Each community will have its own set of rules or “covenants, conditions, and restrictions” that homeowners will sign and agree to once they move in. These rules can stipulate anything from the size of your mailbox, the type of dogs you’re allowed to have, and more. Associations put these rules in place to make sure the community runs smoothly and is consistent.

If you are buying a home in the Washington DC location, Virginia location, Maryland location, or Baltimore location. It is worth researching the rules of any homeowners association for a prospective property.

Read More

5 Tips to Help You Pick the Best Home Insurance Policy

Mar 11, 2018

Buying your first home in the Washington DC location, Virginia location, Baltimore location, or Maryland location can be one of the most emotional and substantial investments you’ll ever make. For this reason alone, you want to make sure that your investment is protected should the unexpected ever happen. Navigating the homeowner’s insurance market can be tricky at first, but with these five tips in mind, finding the right provider and policy for you is easier than ever!

Look for Ratings and Reviews

You read reviews and ratings before you buy a new pair of shoes, so why not read reviews for your new insurance policy? You want to look at how the company stacks up against other providers in your area, along with its history of paying claims and meeting its obligations to customers.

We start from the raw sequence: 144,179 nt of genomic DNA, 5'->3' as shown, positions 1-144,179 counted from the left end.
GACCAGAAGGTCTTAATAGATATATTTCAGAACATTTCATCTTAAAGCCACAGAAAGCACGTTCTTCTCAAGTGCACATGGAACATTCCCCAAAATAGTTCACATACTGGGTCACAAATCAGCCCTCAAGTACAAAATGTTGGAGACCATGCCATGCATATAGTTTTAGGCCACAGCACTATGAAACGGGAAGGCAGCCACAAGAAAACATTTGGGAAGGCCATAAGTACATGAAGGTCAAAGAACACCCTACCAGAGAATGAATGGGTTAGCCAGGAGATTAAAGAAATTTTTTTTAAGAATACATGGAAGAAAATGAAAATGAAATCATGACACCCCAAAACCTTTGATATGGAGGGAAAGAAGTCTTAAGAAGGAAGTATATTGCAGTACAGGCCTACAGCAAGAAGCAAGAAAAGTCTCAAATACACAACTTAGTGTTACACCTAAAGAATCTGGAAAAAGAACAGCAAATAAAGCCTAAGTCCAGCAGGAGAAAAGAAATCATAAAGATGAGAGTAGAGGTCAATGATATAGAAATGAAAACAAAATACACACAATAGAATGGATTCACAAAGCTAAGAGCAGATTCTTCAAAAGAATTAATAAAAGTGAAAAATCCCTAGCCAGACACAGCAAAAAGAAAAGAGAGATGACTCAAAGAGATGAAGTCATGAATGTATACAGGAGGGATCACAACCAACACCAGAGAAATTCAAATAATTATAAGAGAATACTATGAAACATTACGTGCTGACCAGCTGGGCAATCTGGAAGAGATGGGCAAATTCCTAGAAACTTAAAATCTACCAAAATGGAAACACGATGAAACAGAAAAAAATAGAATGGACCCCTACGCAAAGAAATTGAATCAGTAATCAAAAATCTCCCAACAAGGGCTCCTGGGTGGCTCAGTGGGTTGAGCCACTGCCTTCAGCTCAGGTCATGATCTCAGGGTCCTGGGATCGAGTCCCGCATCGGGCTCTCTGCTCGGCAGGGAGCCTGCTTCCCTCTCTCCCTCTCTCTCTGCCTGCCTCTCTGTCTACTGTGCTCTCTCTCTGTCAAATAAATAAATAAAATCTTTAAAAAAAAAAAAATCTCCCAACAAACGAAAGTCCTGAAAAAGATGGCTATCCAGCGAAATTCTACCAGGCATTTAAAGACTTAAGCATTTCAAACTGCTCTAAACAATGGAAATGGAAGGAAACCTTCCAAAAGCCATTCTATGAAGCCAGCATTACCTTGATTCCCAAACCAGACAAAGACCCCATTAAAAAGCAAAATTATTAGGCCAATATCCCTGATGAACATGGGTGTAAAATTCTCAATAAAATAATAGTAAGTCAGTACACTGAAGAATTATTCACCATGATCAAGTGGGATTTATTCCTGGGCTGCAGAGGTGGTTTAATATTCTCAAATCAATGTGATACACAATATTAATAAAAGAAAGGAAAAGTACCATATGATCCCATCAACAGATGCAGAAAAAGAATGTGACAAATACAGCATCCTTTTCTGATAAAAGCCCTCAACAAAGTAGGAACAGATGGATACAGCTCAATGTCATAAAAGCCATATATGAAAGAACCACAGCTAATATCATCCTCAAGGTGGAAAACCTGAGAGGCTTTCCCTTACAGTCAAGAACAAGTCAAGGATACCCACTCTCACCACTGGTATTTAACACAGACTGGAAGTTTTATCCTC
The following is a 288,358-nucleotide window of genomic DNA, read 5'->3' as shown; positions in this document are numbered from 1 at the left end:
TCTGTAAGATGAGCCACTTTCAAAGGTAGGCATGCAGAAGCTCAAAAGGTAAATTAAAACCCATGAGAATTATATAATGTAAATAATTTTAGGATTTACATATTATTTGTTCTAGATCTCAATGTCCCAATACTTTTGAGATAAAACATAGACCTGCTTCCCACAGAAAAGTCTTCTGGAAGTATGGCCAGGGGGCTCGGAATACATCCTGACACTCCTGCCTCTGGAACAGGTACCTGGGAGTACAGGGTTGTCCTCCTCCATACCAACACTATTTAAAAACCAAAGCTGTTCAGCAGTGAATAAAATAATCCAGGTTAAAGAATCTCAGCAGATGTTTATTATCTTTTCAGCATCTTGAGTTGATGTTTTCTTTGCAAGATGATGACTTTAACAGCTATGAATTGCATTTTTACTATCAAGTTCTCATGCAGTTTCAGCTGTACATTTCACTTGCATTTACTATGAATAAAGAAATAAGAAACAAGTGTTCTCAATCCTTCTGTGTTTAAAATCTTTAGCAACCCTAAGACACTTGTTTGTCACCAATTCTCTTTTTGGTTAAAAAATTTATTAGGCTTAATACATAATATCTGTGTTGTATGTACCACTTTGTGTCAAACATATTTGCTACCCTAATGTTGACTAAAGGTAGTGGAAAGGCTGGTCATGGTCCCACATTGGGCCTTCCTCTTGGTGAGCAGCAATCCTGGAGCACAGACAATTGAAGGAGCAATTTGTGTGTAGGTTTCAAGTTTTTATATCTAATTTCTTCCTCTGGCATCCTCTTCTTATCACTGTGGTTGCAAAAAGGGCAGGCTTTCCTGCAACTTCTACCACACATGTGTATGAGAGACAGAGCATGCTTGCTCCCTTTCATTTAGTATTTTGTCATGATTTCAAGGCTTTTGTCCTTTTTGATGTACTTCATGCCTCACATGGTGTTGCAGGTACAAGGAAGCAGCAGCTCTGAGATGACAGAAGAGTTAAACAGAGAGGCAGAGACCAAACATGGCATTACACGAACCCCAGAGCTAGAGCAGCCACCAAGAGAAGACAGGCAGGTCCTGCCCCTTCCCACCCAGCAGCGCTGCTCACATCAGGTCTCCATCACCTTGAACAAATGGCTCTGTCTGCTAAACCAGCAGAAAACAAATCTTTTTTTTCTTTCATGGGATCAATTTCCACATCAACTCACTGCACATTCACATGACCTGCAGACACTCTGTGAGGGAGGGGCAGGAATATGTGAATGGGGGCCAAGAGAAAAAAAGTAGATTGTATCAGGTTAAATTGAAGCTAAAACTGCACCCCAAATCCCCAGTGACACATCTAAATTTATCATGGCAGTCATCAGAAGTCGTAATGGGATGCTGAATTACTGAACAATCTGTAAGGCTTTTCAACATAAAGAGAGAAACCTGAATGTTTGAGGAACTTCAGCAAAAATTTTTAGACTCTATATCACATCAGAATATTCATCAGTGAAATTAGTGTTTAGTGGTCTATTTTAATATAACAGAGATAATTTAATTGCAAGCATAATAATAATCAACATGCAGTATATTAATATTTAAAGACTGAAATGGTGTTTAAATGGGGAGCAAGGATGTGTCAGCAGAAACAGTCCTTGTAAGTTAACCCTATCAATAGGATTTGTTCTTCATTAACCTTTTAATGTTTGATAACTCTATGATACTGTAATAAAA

Find Discounts

If you install risk mitigating devices such as storm shutters, burglar alarms, and weather safety systems, many homeowner’s insurance companies will offer discounts on your premium! The companies hope that they never have to pay a claim so if you can make your home less risky, they’ll reward you.

Insure for Actual Value

It might seem logical to insure your house for the market value, but the market has up’s and down’s periodically, and the last thing you want to do is file a claim in a down period. Instead, insure your home for its replacement value which includes the costs to repair or rebuild the entire home.